As he continued his lament, I could not help but reminice on our backstory. Wassily and I met nearly 3 years ago while he was doing his National Service in Cape Coast. By profession I bake bread, but not any 'ole bread, I bake specialty tea bread delivered fresh every morning and night to a high class clientele. My bakery was handed down to me by my great-grand parents who have a long Nsaba tradition of baking cakes and bread. They were the first in the family to bring our style of the plaited tea bread from Nsaba to Cape Coast. On one of my deliveries to a local Catholic Seminary, Wassily's eyes locked with mine but I did not think anything of it, I just smiled at his peculiar style, thinking "you must be an out-of-town-guy". Then by chance a local newspaper listed names and pictures of National Service interns who would be restoring the Dutch colonial era artifacts by visiting families and institutions in town believed to have airlooms that could contribute to a planned museum. I read out loud his name, "Wassily Afrifa Vanderpuiye". I knew and even delivered to the Vanderpuiye compound but never had I seen Wassily before, not to mention he definately did not look like them in physical features or style. So for three years we never truely talked to eachother, I would see him at Mass, perhaps even greet eachother on my deliveries. I did not think anything of not seeing him anymore because National Service interns like the season, change frequently in most towns.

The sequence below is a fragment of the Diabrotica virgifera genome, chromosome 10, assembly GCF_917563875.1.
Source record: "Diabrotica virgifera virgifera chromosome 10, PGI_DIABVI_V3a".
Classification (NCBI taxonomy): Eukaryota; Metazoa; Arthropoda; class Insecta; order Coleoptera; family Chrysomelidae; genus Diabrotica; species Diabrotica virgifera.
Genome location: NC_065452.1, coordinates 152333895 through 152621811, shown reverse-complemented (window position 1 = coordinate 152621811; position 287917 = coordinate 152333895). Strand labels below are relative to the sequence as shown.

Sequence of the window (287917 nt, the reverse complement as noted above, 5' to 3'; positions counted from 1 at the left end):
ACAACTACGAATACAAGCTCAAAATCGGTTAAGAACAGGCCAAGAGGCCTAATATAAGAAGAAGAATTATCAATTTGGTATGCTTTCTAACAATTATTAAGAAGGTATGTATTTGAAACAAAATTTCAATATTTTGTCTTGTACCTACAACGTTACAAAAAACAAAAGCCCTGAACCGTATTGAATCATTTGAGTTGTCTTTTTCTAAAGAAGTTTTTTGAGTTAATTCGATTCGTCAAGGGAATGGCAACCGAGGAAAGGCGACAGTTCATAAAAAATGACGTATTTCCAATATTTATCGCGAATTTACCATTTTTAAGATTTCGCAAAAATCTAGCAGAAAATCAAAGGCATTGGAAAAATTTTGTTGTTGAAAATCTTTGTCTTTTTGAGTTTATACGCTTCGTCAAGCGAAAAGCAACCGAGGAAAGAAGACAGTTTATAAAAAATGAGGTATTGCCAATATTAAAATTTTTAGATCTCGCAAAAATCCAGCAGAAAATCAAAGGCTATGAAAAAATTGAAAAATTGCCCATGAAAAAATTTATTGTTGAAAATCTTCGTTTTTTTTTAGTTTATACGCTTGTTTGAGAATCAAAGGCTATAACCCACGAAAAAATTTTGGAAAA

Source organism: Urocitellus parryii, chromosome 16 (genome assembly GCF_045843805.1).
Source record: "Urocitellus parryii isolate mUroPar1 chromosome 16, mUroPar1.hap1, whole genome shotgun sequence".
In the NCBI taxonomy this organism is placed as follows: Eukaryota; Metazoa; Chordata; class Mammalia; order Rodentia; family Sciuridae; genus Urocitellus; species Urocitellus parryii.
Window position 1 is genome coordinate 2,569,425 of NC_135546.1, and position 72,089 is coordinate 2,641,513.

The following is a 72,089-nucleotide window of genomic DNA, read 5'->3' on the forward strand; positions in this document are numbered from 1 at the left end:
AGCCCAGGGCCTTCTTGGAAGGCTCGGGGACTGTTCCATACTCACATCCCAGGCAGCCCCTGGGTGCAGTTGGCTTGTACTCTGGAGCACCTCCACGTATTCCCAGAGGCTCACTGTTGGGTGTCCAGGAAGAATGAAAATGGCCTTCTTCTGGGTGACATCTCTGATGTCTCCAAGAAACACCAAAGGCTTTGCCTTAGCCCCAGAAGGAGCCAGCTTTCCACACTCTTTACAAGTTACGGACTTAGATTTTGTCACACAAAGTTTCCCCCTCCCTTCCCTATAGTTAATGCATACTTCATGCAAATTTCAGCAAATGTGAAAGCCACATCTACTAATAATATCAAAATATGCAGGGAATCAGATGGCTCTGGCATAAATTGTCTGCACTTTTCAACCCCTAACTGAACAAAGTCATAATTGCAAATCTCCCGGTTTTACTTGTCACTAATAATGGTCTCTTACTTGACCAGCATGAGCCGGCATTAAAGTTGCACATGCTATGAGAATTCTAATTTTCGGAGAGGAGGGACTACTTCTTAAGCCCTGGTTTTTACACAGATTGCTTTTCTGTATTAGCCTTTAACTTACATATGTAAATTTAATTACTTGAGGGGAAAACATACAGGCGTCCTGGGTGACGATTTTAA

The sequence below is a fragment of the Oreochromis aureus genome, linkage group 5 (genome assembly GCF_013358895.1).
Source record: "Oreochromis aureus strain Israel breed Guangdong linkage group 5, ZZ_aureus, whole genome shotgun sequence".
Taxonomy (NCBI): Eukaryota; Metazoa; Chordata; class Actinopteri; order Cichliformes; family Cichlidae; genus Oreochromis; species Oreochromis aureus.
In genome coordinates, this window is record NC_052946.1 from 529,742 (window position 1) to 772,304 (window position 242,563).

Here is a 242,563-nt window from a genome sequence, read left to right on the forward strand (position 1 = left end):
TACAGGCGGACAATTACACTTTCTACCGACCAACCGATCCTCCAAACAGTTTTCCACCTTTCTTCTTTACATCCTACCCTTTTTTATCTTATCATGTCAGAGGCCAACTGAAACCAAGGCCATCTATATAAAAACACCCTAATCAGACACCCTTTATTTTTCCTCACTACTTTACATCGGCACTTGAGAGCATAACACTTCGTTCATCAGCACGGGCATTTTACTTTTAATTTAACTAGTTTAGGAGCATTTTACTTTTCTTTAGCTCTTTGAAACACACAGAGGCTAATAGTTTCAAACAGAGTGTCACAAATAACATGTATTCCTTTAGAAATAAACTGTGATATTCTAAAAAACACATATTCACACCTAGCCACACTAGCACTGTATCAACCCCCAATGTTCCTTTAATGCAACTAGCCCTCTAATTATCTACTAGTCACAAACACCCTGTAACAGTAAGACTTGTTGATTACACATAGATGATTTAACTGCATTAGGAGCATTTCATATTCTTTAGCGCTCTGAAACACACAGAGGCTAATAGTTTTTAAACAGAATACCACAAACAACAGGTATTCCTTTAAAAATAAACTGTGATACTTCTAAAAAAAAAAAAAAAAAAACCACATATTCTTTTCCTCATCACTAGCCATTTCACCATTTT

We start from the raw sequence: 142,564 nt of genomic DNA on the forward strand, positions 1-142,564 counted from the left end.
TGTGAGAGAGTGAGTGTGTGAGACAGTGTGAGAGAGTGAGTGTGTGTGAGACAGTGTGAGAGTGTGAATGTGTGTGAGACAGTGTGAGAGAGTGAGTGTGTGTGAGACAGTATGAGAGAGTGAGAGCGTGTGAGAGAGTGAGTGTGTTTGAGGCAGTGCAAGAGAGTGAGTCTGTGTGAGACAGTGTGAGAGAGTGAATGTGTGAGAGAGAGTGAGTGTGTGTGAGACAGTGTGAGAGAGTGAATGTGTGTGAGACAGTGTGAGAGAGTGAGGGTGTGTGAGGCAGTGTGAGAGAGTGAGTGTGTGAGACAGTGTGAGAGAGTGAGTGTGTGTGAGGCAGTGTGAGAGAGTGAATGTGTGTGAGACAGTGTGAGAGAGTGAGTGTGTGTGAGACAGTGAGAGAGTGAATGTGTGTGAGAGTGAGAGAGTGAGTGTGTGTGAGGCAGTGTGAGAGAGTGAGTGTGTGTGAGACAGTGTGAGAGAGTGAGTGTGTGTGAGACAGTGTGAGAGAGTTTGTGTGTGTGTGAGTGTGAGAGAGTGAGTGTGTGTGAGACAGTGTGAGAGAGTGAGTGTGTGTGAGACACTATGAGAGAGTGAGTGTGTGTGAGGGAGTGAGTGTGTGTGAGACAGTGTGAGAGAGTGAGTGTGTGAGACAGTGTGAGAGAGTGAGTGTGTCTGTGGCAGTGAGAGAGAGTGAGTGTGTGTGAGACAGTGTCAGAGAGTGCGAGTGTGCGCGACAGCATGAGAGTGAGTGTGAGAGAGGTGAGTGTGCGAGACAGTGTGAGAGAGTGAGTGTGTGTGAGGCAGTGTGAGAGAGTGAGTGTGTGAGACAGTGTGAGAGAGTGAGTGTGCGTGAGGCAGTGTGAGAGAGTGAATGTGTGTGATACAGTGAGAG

5 months ago on one of my deliveries to the Vanderpuiye household, the lady of the house asked if I'd be interested in making deliveries to the Ghana Dutch Colonial Museum. Such a proposition could only have come about through "links" as they say in local parlance. On the day I was set to present my business plan for this new delivery, Wassily happened to be present. Our eyes zoned in on one another, it seemed like the skies were a nice baby blue with cartoon smiling faces pouring down. He immediately introduced himself as the assitant curator of the museum followed by an interruption by his companion, "you are welcome Sofay Dontoh, your bread comes with high praise from Madam Vanderpuiye, I am Louisa Obeng local aide of the Cape Coast Metropolitan Authority". As I smiled profusely, slowly my eyes shifted to the aide, "Louisa, Wassily thank you both for the warm reception. Am I right to assume you are related to Madam Vanderpuiye?" Wassily confirmed immediately in the affirmative and left it at that. I presented the documents to both of them and asked to excuse myself, heading outside the office to call for my apprentice-Naana who is also a younger sister-to bring in the samples. On a large circular wood tray, the assortment of cakes and bread were presented with butter, margerine plus an array of cheeses in the center partition. At the end of the meeting, Louisa was begging if she could rescue the rest of the breads and cakes I brought, "the mayor has to try these my dear, you are amazing and I just know your tea bread will boost staff morale every morning, not to mention the revenue we stand to gain from tourist in our canteen. Sofay, pending approval from the Mayor, you will recieve an advance starting this week and start delivering next week. I have no doubt you will win approval." As I rose to leave with my wooden tray, I insisted Louisa add the cowbell cheeses to the samples in case the Mayor wanted a variety in taste. She promptly declined citing that the Mayor's wife would not be happy with her for adding it to his morning bread and tea. Wassily walked me out of the office and engaged me in conversation. Since that day we have been inseperable. As it turned out, he was already an active member of the church I attended and confessed perhaps the reason we never saw eathother at mass was because he attended the English language service late at night. I would never have crossed paths with him three years ago at the Vanderpuiye compound because he often set out early and returned late. Madam Vanderpuiye is a distant cousin of his father several generations back.